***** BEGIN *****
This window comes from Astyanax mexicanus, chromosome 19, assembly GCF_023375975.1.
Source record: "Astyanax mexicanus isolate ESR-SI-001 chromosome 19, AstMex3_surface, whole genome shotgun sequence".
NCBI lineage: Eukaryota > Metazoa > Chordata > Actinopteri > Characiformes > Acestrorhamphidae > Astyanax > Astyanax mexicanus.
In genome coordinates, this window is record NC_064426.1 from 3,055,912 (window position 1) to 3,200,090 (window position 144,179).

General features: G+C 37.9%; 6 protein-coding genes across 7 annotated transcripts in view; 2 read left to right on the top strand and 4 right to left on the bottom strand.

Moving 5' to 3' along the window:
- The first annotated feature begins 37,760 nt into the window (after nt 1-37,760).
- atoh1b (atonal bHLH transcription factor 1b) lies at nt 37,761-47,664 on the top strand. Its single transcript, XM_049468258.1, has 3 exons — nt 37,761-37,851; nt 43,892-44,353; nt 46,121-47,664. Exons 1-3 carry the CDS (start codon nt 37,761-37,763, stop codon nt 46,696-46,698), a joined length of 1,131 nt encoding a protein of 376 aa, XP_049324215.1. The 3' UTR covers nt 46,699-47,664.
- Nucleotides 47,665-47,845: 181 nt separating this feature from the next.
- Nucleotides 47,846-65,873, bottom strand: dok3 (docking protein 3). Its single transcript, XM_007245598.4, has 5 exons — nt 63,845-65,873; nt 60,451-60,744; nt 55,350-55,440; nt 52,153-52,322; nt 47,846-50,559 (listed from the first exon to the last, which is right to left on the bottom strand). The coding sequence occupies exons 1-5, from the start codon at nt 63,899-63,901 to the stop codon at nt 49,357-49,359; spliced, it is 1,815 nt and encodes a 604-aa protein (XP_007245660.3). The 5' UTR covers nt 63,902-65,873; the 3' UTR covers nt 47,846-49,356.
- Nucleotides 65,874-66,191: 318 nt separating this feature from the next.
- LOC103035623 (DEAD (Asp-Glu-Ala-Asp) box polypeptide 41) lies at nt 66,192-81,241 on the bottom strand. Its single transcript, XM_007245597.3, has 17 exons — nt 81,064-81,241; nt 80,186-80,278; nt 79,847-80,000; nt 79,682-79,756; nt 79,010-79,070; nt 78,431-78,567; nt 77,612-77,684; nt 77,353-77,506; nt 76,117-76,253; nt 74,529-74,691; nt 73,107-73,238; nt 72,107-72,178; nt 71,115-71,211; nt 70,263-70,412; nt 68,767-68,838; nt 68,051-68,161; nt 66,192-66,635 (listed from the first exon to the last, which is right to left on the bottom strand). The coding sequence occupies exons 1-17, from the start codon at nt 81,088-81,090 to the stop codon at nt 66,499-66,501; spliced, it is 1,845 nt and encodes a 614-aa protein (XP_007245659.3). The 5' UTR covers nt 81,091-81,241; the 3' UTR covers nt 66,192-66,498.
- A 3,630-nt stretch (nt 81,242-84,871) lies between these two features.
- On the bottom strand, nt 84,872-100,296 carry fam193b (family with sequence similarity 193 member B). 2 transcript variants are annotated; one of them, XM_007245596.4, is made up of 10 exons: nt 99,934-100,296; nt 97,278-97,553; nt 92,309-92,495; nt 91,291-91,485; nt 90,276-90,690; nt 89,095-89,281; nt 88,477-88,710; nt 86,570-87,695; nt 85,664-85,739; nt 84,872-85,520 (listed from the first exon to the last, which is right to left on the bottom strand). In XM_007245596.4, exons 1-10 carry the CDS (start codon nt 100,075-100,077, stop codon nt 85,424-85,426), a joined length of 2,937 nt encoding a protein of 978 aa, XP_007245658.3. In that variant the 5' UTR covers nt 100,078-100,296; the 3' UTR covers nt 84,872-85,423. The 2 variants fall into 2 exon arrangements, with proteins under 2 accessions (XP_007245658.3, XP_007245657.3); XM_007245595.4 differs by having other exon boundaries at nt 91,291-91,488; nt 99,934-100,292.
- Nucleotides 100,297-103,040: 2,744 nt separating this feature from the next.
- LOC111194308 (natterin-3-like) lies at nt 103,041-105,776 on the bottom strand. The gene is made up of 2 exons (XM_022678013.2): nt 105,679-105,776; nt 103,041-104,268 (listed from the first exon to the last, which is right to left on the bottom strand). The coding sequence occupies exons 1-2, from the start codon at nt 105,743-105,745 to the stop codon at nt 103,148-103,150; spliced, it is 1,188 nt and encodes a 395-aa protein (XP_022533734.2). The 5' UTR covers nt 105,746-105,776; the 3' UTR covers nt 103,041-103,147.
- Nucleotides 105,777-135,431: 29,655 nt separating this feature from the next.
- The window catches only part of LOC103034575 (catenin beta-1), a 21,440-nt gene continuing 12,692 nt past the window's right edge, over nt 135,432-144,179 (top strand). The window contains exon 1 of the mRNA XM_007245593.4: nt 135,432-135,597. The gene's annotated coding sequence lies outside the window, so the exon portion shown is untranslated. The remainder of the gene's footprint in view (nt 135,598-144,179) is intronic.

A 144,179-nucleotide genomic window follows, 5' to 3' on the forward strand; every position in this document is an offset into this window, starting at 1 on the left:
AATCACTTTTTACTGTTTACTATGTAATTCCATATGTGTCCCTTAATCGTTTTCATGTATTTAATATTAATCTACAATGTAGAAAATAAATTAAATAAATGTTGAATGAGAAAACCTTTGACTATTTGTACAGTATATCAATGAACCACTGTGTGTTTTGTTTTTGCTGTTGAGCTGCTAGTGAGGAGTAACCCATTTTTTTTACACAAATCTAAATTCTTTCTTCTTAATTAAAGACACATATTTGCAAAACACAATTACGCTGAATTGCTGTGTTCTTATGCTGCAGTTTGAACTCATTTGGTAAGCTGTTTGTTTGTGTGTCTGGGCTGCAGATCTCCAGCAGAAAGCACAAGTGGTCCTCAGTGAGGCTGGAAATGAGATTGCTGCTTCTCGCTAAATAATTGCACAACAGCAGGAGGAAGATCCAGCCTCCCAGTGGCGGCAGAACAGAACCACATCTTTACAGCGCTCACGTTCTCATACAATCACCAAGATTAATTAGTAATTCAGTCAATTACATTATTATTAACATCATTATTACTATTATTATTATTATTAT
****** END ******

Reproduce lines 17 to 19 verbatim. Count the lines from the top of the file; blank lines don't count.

- Nucleotides 105,777-135,431: 29,655 nt separating this feature from the next.
- The window catches only part of LOC103034575 (catenin beta-1), a 21,440-nt gene continuing 12,692 nt past the window's right edge, over nt 135,432-144,179 (top strand). The window contains exon 1 of the mRNA XM_007245593.4: nt 135,432-135,597. The gene's annotated coding sequence lies outside the window, so the exon portion shown is untranslated. The remainder of the gene's footprint in view (nt 135,598-144,179) is intronic.

A 144,179-nucleotide genomic window follows, 5' to 3' on the forward strand; every position in this document is an offset into this window, starting at 1 on the left: